It is concluded that (a) physiologic increments in glucagon, epinephrine, and cortisol interact synergistically in the normal dog so as to rapidly produce marked fasting hyperglycemia; (b) in this interaction, epinephrine enhances glucagon-stimulated glucose output and interferes with glucose uptake while cortisol sustains elevations in glucose production produced by epinephrine and glucagon; and (c) these data indicate that changes in glucose metabolism in circumstances in which several counterregulatory hormones are elevated (e.g., “stress hyperglycemia”) are a consequence of synergistic interactions among these hormones.
PMCID: PMC371925  PMID: 762240
10.  The Proprotein Convertase Encoded by amontillado (amon) Is Required in Drosophila Corpora Cardiaca Endocrine Cells Producing the Glucose Regulatory Hormone AKH 
PLoS Genetics  2010;6(5):e1000967.
Peptide hormones are potent signaling molecules that coordinate animal physiology, behavior, and development. A key step in activation of these peptide signals is their proteolytic processing from propeptide precursors by a family of proteases, the subtilisin-like proprotein convertases (PCs). Here, we report the functional dissection of amontillado (amon), which encodes the Drosophila homolog of the mammalian PC2 protein, using cell-type specific inactivation and rescue experiments, and we show that amon is required in the islet-like adipokinetic hormone (AKH)–producing cells that regulate sugar homeostasis. In Drosophila, AKH acts analogously to vertebrate glucagon to increase circulating sugar levels from energy stores, while insulin-like peptides (DILPs) act to decrease sugar levels. amon mutant larvae have significantly reduced hemolymph sugar levels, and thus phenocopy larvae where the AKH–producing cells in the corpora cardiaca have been ablated. Reduction of amon expression in these cells via cell-specific RNA inactivation also results in larvae with reduced sugar levels while expression of amon in AKH cells in an amon mutant background rescues hypoglycemia. Hypoglycemia in larvae resulting from amon RNA inactivation in the AKH cells can be rescued by global expression of the akh gene. Finally, mass spectrometric profiling shows that the production of mature AKH is inhibited in amon mutants. Our data indicate that amon function in the AKH cells is necessary to maintain normal sugar homeostasis, that amon functions upstream of akh, and that loss of mature AKH is correlated with loss of amon activity. These observations indicate that the AKH propeptide is a proteolytic target of the amon proprotein convertase and provide evidence for a conserved role of PC2 in processing metabolic peptide hormones.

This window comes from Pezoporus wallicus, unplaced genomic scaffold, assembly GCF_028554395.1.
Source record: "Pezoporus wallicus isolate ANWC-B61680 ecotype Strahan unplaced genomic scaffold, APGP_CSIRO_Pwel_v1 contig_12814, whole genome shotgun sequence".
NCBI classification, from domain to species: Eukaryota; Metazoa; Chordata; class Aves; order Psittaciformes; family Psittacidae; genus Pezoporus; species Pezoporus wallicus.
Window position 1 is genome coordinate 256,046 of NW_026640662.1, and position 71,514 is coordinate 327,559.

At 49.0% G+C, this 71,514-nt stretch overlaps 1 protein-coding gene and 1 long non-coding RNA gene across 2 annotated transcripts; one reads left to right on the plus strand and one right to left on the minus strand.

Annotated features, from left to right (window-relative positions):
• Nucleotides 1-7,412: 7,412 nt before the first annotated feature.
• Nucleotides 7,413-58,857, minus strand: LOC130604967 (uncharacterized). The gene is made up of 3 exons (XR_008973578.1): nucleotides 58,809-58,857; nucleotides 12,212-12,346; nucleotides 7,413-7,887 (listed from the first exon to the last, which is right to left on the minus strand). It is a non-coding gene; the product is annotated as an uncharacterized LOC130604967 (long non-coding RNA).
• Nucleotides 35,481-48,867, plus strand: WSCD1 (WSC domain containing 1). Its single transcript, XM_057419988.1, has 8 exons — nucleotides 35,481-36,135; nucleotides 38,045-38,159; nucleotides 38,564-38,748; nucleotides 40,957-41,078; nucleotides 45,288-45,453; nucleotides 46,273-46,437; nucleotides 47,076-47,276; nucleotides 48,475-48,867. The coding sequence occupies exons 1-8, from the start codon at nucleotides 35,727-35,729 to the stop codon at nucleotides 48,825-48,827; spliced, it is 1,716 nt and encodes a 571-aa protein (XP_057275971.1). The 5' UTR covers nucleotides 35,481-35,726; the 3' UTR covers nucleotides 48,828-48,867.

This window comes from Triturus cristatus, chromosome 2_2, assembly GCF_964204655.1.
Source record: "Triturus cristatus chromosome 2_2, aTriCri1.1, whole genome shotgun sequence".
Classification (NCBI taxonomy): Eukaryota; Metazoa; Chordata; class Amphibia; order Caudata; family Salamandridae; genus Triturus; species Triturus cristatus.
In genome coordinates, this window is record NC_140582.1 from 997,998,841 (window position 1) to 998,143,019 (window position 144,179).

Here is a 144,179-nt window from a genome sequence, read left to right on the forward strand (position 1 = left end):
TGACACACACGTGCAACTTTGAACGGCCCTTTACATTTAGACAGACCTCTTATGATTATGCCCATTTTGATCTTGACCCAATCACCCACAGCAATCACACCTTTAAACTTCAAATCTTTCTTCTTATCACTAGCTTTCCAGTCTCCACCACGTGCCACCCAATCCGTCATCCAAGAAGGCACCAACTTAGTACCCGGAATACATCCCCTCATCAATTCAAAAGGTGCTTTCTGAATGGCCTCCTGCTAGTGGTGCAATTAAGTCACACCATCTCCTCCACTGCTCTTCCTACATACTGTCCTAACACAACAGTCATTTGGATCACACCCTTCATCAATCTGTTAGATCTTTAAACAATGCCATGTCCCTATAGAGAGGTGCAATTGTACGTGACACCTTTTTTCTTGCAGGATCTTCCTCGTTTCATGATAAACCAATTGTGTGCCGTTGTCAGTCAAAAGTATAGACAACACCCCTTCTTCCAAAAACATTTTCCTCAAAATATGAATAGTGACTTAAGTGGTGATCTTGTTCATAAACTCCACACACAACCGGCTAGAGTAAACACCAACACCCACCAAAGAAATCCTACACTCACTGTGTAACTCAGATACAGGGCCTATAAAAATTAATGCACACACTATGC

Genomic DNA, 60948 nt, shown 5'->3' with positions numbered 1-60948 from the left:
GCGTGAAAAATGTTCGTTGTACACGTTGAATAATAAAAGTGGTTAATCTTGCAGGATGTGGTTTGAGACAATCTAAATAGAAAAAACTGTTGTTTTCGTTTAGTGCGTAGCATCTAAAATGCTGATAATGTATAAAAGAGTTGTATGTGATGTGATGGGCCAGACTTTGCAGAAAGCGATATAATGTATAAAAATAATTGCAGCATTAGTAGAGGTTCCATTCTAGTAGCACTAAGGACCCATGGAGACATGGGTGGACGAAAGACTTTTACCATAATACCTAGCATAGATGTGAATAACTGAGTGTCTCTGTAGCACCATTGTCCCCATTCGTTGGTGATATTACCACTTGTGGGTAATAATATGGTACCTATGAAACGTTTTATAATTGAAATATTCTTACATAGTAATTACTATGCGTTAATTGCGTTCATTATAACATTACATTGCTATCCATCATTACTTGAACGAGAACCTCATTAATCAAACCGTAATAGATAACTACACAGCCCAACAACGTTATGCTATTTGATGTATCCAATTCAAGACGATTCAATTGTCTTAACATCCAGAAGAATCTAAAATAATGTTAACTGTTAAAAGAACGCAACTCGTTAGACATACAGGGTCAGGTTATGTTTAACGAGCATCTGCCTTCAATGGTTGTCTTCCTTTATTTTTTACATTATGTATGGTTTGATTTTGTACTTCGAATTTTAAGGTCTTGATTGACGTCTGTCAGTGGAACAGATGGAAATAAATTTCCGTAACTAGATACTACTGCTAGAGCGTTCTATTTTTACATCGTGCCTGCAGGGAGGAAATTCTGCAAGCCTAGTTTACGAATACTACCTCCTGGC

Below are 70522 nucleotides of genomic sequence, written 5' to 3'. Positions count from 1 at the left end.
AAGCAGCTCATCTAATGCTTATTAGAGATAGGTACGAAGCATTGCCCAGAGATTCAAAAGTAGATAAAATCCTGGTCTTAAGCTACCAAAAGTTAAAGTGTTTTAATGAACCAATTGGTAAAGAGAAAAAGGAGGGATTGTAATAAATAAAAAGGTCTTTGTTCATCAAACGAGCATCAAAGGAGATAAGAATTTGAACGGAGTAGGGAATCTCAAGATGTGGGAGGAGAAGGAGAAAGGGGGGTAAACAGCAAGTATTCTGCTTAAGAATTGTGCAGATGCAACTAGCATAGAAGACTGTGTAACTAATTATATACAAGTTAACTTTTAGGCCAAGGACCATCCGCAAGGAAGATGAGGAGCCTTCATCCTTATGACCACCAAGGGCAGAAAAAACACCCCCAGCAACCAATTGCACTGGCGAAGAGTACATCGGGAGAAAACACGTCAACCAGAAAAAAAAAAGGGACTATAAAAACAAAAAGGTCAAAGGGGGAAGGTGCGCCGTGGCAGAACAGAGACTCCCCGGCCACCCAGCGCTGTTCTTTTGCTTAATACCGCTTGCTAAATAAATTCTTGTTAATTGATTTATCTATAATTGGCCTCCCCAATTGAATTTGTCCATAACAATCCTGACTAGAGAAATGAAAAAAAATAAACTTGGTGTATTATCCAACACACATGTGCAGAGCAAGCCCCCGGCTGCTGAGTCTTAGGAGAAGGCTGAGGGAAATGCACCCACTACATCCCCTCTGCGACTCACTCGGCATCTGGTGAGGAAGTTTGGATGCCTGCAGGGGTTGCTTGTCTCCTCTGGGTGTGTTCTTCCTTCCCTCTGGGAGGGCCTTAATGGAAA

Author Summary
Peptide hormones are important signaling molecules that coordinate physiology, behavior, and development. A key step in production of peptide hormones is the proteolytic cleavage of larger inactive precursors by prohormone convertases (PCs). Studies in a variety of organisms, including humans, have shown that deficiencies in PC genes lead to complex and detrimental changes. We used fruitfly genetics to dissect the function of Drosophila PC2, encoded by the amon gene, in the regulation of carbohydrate metabolism. We found that amon is expressed in endocrine cells of the corpora cardiaca that produce the sugar-mobilizing adipokinetic hormone (AKH), a functional analog of vertebrate glucagon. Previous studies suggest that the AKH–producing cells are homologs of the glucagon-producing islet alpha-cells in the pancreas. We found that flies with amon deficiency had significantly reduced hemolymph (insect “blood”) sugar levels. Using cell-type specific inactivation and rescue experiments, we show that amon expression in the AKH cells is necessary and sufficient for normal sugar regulation. We also demonstrate that AKH production is inhibited in amon mutants. Our results indicate that amon is necessary to maintain normal hemolymph sugar levels by activating AKH and suggest a conservation of PC2 function in processing peptide hormones between flies and mammals.
PMCID: PMC2877730  PMID: 20523747
11.  Glucagon induces translocation of glucokinase from the cytoplasm to the nucleus of hepatocytes by transfer between 6-phosphofructo 2-kinase/fructose 2,6-bisphosphatase-2 and the glucokinase regulatory protein 
Biochimica et Biophysica Acta  2014;1843(6):1123-1134.